The bones of a teenage girl who fell to her death over 12,000 years ago were recently uncovered from a water-filled cave in Mexico.
Nicknamed “Naia,” the young woman is the oldest complete ice age skeleton ever found in North America. DNA analysis of the remains has helped resolve a decades-old mystery about the relationship between ancient Paleoamericans -- a name given to the first peoples who entered North America during the last ice age -- and their modern Native American descendants.
Scientists say the discovery is on par with that of Lucy, the world’s most famous early human ancestor.
In a study published Thursday in the journal Science, anthropologists note markers in Naia’s genetics that are common today, suggesting that Native Americans and Paleoamericans are one in the same.
But the question that has been raised is: Why does Naia, who, like the Kennewick Man -- another ice age skeleton found in Washington state in 1996 -- look so different from today’s Native Americans? Naia has a prominent forehead, flat nose and outward-jutting teeth, which researchers say is about the opposite of what modern Native Americans look like.
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"This is the first time that we have genetic data from a skeleton that exhibits these distinctive skull and facial features," Deborah Bolnick, an anthropological geneticist at the University of Texas at Austin and one of the study's co-authors, told National Geographic.
Researchers argue that any discrepancies in appearance are most likely the result of relatively recent and rapid evolution, rather than the outcome of two, separate human migrations.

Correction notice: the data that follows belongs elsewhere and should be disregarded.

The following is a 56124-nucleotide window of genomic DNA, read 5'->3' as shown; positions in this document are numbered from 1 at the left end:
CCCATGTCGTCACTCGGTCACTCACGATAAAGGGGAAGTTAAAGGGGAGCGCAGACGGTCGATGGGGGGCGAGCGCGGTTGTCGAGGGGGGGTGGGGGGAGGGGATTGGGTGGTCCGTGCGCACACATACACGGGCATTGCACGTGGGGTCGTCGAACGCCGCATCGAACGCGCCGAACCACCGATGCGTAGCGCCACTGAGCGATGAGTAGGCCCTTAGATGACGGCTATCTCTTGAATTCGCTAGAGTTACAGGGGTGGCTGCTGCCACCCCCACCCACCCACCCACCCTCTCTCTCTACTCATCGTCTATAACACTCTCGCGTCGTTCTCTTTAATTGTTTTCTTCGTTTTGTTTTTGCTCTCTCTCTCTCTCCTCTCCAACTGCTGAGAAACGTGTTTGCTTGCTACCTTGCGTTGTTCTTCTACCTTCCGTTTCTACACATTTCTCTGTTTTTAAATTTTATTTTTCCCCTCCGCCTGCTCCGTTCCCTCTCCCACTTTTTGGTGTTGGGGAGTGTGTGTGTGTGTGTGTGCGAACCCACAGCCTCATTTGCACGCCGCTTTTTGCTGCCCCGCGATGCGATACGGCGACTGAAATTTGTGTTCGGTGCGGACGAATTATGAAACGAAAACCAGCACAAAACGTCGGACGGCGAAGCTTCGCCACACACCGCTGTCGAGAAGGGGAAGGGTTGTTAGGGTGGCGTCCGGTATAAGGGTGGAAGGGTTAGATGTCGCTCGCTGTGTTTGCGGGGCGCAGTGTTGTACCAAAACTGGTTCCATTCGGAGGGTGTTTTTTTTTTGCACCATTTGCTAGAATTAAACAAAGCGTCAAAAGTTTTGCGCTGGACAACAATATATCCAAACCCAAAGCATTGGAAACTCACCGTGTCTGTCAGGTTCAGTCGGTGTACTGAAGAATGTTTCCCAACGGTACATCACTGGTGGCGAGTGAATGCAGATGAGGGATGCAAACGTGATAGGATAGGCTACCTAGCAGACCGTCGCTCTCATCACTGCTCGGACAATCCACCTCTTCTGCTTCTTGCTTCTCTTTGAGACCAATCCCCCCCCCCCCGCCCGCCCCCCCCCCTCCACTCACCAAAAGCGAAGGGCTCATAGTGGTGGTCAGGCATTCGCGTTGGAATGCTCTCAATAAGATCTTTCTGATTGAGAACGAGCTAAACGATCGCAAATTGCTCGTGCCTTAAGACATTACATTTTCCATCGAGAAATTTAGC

"Just like the story of Lucy, from where I originated myself, and our rovers right now on Mars, Naia's story touches, I believe, on our hunger for deep human connection in space and time," Yemane Asmerom, a geochemist from the University of New Mexico who helped Naia’s age, told reporters, according to NBC News. “This is truly an extraordinary discovery.”
Naia’s bones, including her skull and pelvis bone, were discovered at the bottom of a cave on the Yucatan Peninsula known as Hoyo Negro, or “black hole,” which was dry until the seas rose at the end of the last ice age. Researchers speculate that Naia entered the cave in the dark and fell into the deep cavern.
The bones lay among several bones of extinct animals, including ground sloths and elephant like creatures known as gomphotheres.
Naia was discovered in 2007. The divers who found her contacted archeologists at Mexico’s National Institute of Anthropology and History, who used several methods to determine Naia’s age.
Anthropologists have long thought that modern-day Native Americans are descendant from ancient tribes that made their way into the Americas from Siberia over a prehistoric land bridge. The finding supports the theory that there was only one major migration to the Americas over that bridge.
"What this study is presenting for the first time is the evidence that Paleoamericans with those distinctive features can be directly tied to the same source population as contemporary Native Americans," Bolnick told NBC News.